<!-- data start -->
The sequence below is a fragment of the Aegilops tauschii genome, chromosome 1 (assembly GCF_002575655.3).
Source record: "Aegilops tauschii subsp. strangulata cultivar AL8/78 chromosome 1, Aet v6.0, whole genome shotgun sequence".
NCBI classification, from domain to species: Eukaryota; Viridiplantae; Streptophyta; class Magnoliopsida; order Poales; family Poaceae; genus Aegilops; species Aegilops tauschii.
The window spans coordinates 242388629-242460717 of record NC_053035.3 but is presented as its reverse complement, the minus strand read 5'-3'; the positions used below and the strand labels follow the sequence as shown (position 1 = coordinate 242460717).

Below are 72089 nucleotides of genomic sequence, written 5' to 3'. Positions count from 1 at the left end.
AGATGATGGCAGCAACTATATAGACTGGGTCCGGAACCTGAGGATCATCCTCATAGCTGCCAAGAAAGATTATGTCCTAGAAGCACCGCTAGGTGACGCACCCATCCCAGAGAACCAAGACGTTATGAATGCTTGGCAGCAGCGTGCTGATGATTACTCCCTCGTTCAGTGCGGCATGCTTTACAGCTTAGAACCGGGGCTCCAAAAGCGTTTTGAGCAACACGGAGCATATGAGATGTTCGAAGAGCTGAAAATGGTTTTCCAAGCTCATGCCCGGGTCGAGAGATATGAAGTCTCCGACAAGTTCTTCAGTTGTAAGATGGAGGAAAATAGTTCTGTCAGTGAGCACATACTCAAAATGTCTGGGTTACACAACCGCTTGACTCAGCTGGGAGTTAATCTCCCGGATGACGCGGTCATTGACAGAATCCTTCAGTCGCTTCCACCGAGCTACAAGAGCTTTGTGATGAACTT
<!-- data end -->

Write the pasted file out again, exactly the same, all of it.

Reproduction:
The sequence below is a fragment of the Aegilops tauschii genome, chromosome 1 (assembly GCF_002575655.3).
Source record: "Aegilops tauschii subsp. strangulata cultivar AL8/78 chromosome 1, Aet v6.0, whole genome shotgun sequence".
NCBI classification, from domain to species: Eukaryota; Viridiplantae; Streptophyta; class Magnoliopsida; order Poales; family Poaceae; genus Aegilops; species Aegilops tauschii.
The window spans coordinates 242388629-242460717 of record NC_053035.3 but is presented as its reverse complement, the minus strand read 5'-3'; the positions used below and the strand labels follow the sequence as shown (position 1 = coordinate 242460717).

Below are 72089 nucleotides of genomic sequence, written 5' to 3'. Positions count from 1 at the left end.
AGATGATGGCAGCAACTATATAGACTGGGTCCGGAACCTGAGGATCATCCTCATAGCTGCCAAGAAAGATTATGTCCTAGAAGCACCGCTAGGTGACGCACCCATCCCAGAGAACCAAGACGTTATGAATGCTTGGCAGCAGCGTGCTGATGATTACTCCCTCGTTCAGTGCGGCATGCTTTACAGCTTAGAACCGGGGCTCCAAAAGCGTTTTGAGCAACACGGAGCATATGAGATGTTCGAAGAGCTGAAAATGGTTTTCCAAGCTCATGCCCGGGTCGAGAGATATGAAGTCTCCGACAAGTTCTTCAGTTGTAAGATGGAGGAAAATAGTTCTGTCAGTGAGCACATACTCAAAATGTCTGGGTTACACAACCGCTTGACTCAGCTGGGAGTTAATCTCCCGGATGACGCGGTCATTGACAGAATCCTTCAGTCGCTTCCACCGAGCTACAAGAGCTTTGTGATGAACTT